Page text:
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Photo by Jesus Aranguren/AP Images for The HSUS

  • Feature Article

    Sheltering people and pets

    The Jackson Galaxy Project and GreaterGood.org retrofit shelters for vulnerable families

    Seventy-one percent of women who own pets and enter domestic violence shelters report that their abuser threatened, harmed or killed their pet as a form of psychological control—yet less than 3 percent of those shelters allow pets in the U.S.

    Read the full article here

  • Feature Article

    Do you want chips with those tips?

    Weighing the costs and benefits of microchips for community cats

    When Feral Freedom launched the first large-scale return-to-field program in Jacksonville, Florida, nearly a decade ago, many people in the animal welfare world were skeptical of the new approach. At the time, nearly all trap-neuter-return (TNR) programs worked closely with colony caretakers to capture and sterilize the cats; under the Feral Freedom model, healthy feral cats brought into the shelter would be neutered and returned to their territory whether or not a caretaker was identified.

    Read the full article here

Animal Sheltering

Magazine - Winter 2017-2018

Fostering progress in animal welfare

The Humane Society of the United States’ Animal Sheltering works to create a world where people and animals thrive, living happy, healthy lives together by focusing on key areas of impact:

Addressing solvable behavior, pet care issues and housing-related problems to Keep Pets in Homes. Striving to Protect Cats by promoting innovative tools for managing cats wherever they live.

Reaching Underserved Communities by increasing access to pet care and wellness services and information.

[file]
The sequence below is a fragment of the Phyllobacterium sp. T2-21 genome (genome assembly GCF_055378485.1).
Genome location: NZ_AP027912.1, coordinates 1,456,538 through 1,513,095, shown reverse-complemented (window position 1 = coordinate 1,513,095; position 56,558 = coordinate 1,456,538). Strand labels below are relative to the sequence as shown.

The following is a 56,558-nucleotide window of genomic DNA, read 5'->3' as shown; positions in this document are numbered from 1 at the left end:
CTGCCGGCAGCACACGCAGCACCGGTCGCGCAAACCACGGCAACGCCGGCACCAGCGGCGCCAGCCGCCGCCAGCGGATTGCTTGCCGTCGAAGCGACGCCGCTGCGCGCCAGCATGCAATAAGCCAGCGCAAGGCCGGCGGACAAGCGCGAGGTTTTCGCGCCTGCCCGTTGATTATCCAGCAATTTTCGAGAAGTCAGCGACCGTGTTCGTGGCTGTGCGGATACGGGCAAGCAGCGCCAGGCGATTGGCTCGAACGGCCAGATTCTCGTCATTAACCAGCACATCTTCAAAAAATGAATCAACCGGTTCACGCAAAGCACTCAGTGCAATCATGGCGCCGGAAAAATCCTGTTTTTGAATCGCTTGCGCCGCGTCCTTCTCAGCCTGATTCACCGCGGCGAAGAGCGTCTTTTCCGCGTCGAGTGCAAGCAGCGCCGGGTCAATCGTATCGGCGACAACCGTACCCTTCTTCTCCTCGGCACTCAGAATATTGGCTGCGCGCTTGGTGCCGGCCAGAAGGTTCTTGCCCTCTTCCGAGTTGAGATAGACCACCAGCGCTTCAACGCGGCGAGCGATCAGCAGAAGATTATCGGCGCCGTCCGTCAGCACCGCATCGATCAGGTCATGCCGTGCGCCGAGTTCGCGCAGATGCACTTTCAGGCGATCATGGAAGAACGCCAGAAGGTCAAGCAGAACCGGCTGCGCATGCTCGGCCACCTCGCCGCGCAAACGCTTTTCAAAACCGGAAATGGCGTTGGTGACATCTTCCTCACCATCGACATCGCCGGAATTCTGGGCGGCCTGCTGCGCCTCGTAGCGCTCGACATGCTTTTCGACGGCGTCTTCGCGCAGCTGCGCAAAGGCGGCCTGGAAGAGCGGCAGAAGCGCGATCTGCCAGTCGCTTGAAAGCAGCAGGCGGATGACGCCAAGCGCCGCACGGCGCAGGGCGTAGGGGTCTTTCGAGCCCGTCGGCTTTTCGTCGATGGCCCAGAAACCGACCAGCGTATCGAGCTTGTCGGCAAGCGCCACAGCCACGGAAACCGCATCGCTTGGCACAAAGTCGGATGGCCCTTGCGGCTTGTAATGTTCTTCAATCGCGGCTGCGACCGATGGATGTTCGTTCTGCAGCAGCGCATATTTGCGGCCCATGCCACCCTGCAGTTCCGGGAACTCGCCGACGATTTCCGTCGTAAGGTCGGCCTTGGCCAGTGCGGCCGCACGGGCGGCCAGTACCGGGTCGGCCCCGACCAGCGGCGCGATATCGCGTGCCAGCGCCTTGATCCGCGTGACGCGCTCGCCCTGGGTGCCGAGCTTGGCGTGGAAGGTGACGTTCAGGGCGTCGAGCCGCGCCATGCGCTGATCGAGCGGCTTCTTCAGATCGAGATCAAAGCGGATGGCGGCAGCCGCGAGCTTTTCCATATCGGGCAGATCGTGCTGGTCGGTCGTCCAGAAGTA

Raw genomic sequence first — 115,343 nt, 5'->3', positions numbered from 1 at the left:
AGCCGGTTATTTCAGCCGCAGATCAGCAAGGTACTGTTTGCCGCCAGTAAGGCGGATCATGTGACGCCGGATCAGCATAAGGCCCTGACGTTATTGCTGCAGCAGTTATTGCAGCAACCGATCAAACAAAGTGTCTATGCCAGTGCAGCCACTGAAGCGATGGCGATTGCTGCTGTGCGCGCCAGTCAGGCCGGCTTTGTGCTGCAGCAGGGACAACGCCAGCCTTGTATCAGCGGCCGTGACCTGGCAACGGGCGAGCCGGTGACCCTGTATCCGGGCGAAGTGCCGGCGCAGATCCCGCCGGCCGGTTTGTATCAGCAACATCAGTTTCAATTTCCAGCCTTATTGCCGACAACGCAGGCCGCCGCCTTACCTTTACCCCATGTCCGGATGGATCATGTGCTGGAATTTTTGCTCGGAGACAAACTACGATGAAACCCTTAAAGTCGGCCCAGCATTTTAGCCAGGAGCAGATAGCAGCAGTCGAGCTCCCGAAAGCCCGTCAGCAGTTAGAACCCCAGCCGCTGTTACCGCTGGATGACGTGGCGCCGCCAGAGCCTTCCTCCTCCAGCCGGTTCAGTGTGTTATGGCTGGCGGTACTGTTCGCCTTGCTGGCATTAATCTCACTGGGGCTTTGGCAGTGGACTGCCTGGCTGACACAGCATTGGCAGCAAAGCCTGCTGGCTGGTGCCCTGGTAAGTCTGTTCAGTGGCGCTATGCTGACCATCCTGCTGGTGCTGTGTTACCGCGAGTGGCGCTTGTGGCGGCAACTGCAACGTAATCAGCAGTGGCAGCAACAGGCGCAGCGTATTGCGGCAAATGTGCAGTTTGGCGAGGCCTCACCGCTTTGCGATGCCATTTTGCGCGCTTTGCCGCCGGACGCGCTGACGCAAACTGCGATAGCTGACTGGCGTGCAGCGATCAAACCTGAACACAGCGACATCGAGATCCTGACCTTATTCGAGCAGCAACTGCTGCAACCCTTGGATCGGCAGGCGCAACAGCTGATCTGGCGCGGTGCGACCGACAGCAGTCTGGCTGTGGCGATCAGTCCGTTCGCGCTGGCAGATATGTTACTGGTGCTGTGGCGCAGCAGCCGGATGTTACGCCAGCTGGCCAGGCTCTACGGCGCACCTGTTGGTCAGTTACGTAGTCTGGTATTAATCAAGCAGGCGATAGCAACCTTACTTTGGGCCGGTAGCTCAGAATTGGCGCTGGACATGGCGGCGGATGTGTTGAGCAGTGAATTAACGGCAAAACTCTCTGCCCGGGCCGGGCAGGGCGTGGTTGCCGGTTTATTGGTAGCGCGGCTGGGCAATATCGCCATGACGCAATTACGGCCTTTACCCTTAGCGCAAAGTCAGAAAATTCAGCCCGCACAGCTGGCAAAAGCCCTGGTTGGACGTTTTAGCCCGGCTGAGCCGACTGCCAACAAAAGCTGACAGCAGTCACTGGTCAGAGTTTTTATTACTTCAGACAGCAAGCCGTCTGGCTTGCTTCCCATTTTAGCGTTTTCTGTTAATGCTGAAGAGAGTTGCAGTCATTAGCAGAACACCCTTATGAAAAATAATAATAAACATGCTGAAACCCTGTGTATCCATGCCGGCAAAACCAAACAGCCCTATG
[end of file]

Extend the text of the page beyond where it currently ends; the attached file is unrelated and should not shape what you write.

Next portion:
And working to Increase Adoptions for pets already in shelters and rescue groups.

Black cats get lucky; a Colorado sanctuary teaches horses to trust; shelters feel the fallout from the backyard chicken craze; Florida shelter educates its staff and volunteers about fomites to prevent the spread of disease; New York rescue groups showcase foster kitties in stylish chapeaus; a wildlife biologist discusses ways for cat advocates and conservationists to work together; and more.

Pages

Tools and Resources

  • Magazine Article

    The little clinic that could

    Veterinarian Kelly Pinkston performs a spay surgery at the Help for Animals clinic in West Virginia, which has sterilized more than 160,000 animals.

    Animal Care Expo legacy is still going strong at a West Virginia spay/neuter clinic

    As Donna Spencer tells it, one of her most life-altering experiences took place 22 years ago during a visit to Las Vegas.

    She didn’t win (or lose) a fortune at the casinos or get married at a drive-through chapel. What Spencer did in Vegas was even more meaningful, and it would impact countless lives in the years to come.

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  • Magazine Article

    Sheltering people and pets

    Safe Haven will help protect families of domestic violence survivors.

    The Jackson Galaxy Project and GreaterGood.org retrofit shelters for vulnerable families